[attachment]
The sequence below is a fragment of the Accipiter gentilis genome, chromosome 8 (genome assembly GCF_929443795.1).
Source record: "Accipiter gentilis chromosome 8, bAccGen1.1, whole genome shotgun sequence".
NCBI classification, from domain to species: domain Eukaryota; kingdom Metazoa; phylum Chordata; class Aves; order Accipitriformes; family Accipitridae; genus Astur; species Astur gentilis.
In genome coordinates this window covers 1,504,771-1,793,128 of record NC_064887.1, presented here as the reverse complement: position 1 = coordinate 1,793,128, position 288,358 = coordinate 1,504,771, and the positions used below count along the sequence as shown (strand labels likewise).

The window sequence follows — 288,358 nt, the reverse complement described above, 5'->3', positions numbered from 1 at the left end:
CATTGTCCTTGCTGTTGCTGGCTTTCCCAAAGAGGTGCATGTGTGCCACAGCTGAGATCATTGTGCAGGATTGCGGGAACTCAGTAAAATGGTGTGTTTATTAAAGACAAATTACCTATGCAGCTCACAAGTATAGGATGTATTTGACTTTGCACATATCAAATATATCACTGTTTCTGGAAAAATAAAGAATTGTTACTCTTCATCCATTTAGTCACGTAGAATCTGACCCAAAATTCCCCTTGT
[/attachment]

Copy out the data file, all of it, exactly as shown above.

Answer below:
The sequence below is a fragment of the Accipiter gentilis genome, chromosome 8 (genome assembly GCF_929443795.1).
Source record: "Accipiter gentilis chromosome 8, bAccGen1.1, whole genome shotgun sequence".
NCBI classification, from domain to species: domain Eukaryota; kingdom Metazoa; phylum Chordata; class Aves; order Accipitriformes; family Accipitridae; genus Astur; species Astur gentilis.
In genome coordinates this window covers 1,504,771-1,793,128 of record NC_064887.1, presented here as the reverse complement: position 1 = coordinate 1,793,128, position 288,358 = coordinate 1,504,771, and the positions used below count along the sequence as shown (strand labels likewise).

The window sequence follows — 288,358 nt, the reverse complement described above, 5'->3', positions numbered from 1 at the left end:
CATTGTCCTTGCTGTTGCTGGCTTTCCCAAAGAGGTGCATGTGTGCCACAGCTGAGATCATTGTGCAGGATTGCGGGAACTCAGTAAAATGGTGTGTTTATTAAAGACAAATTACCTATGCAGCTCACAAGTATAGGATGTATTTGACTTTGCACATATCAAATATATCACTGTTTCTGGAAAAATAAAGAATTGTTACTCTTCATCCATTTAGTCACGTAGAATCTGACCCAAAATTCCCCTTGT